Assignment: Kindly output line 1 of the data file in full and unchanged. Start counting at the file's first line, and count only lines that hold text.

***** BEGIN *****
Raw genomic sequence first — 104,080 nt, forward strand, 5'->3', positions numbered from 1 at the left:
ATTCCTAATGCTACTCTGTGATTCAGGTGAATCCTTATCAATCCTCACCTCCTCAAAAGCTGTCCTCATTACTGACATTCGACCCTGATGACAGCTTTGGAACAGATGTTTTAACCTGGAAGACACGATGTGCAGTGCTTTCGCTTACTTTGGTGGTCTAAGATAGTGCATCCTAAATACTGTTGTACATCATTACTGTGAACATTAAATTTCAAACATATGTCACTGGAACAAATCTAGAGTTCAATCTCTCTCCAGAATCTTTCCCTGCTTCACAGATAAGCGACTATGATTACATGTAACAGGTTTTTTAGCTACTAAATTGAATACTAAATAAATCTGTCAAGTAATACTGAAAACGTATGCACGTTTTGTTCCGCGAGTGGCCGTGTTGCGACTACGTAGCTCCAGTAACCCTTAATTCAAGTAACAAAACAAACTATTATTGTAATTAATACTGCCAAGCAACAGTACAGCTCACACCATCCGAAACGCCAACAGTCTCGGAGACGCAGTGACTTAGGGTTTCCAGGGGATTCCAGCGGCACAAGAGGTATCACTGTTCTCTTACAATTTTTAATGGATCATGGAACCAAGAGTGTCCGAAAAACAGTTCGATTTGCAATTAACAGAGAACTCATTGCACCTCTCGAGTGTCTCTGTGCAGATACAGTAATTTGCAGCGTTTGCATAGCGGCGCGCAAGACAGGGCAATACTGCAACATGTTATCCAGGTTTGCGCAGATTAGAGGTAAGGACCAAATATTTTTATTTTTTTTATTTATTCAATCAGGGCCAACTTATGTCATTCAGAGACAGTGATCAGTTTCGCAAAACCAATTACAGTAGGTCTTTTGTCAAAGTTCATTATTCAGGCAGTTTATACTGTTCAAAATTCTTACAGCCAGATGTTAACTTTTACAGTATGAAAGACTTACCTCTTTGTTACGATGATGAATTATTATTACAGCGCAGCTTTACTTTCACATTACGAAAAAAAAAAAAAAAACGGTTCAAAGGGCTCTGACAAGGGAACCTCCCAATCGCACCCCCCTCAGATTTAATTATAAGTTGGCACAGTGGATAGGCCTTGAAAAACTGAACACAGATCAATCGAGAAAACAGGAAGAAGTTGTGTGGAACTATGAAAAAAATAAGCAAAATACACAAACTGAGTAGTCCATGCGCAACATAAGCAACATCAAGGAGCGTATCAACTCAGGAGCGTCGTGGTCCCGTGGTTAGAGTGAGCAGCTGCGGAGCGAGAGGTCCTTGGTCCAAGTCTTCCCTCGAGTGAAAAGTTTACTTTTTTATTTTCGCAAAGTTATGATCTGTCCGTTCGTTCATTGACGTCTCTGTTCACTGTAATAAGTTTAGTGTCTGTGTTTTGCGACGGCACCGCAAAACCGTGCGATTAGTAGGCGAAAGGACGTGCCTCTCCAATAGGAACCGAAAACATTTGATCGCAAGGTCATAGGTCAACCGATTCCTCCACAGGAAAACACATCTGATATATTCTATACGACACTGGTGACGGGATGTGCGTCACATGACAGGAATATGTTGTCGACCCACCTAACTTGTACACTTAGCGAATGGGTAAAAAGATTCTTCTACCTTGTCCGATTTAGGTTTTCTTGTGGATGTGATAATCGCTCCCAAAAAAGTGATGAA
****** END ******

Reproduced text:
Raw genomic sequence first — 104,080 nt, forward strand, 5'->3', positions numbered from 1 at the left: